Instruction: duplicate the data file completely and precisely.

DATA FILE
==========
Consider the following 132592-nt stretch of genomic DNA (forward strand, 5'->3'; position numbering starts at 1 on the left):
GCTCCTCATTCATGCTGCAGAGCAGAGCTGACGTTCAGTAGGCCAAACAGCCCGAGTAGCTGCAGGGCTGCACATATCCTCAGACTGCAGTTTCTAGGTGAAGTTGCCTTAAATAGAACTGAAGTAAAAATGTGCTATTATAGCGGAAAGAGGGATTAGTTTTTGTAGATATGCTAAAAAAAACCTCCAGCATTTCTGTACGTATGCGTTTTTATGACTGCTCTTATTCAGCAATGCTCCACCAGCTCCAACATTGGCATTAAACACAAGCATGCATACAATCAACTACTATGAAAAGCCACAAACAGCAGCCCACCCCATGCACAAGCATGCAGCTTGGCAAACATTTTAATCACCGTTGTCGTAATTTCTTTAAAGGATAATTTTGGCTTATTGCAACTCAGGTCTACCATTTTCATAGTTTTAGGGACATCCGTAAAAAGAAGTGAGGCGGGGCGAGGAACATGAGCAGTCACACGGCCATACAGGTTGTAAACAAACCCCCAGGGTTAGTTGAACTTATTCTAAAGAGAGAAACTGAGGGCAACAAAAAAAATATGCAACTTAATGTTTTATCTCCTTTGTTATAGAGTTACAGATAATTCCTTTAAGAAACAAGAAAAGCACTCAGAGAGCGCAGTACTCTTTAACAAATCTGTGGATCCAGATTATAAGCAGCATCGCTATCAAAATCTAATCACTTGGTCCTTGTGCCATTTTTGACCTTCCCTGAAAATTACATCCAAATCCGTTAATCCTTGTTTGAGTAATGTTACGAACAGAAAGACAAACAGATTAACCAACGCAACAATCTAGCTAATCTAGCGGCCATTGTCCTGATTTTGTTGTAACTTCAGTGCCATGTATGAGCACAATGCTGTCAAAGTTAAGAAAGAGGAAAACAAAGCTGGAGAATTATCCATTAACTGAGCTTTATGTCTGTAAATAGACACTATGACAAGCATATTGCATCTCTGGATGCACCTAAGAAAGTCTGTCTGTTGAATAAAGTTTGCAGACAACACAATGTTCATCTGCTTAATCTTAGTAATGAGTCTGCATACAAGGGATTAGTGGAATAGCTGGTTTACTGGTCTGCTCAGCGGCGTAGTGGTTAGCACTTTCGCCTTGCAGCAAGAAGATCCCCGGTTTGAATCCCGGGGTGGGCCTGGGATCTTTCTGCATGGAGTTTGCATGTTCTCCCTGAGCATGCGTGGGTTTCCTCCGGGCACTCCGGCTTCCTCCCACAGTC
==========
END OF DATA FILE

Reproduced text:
Consider the following 132592-nt stretch of genomic DNA (forward strand, 5'->3'; position numbering starts at 1 on the left):
GCTCCTCATTCATGCTGCAGAGCAGAGCTGACGTTCAGTAGGCCAAACAGCCCGAGTAGCTGCAGGGCTGCACATATCCTCAGACTGCAGTTTCTAGGTGAAGTTGCCTTAAATAGAACTGAAGTAAAAATGTGCTATTATAGCGGAAAGAGGGATTAGTTTTTGTAGATATGCTAAAAAAAACCTCCAGCATTTCTGTACGTATGCGTTTTTATGACTGCTCTTATTCAGCAATGCTCCACCAGCTCCAACATTGGCATTAAACACAAGCATGCATACAATCAACTACTATGAAAAGCCACAAACAGCAGCCCACCCCATGCACAAGCATGCAGCTTGGCAAACATTTTAATCACCGTTGTCGTAATTTCTTTAAAGGATAATTTTGGCTTATTGCAACTCAGGTCTACCATTTTCATAGTTTTAGGGACATCCGTAAAAAGAAGTGAGGCGGGGCGAGGAACATGAGCAGTCACACGGCCATACAGGTTGTAAACAAACCCCCAGGGTTAGTTGAACTTATTCTAAAGAGAGAAACTGAGGGCAACAAAAAAAATATGCAACTTAATGTTTTATCTCCTTTGTTATAGAGTTACAGATAATTCCTTTAAGAAACAAGAAAAGCACTCAGAGAGCGCAGTACTCTTTAACAAATCTGTGGATCCAGATTATAAGCAGCATCGCTATCAAAATCTAATCACTTGGTCCTTGTGCCATTTTTGACCTTCCCTGAAAATTACATCCAAATCCGTTAATCCTTGTTTGAGTAATGTTACGAACAGAAAGACAAACAGATTAACCAACGCAACAATCTAGCTAATCTAGCGGCCATTGTCCTGATTTTGTTGTAACTTCAGTGCCATGTATGAGCACAATGCTGTCAAAGTTAAGAAAGAGGAAAACAAAGCTGGAGAATTATCCATTAACTGAGCTTTATGTCTGTAAATAGACACTATGACAAGCATATTGCATCTCTGGATGCACCTAAGAAAGTCTGTCTGTTGAATAAAGTTTGCAGACAACACAATGTTCATCTGCTTAATCTTAGTAATGAGTCTGCATACAAGGGATTAGTGGAATAGCTGGTTTACTGGTCTGCTCAGCGGCGTAGTGGTTAGCACTTTCGCCTTGCAGCAAGAAGATCCCCGGTTTGAATCCCGGGGTGGGCCTGGGATCTTTCTGCATGGAGTTTGCATGTTCTCCCTGAGCATGCGTGGGTTTCCTCCGGGCACTCCGGCTTCCTCCCACAGTC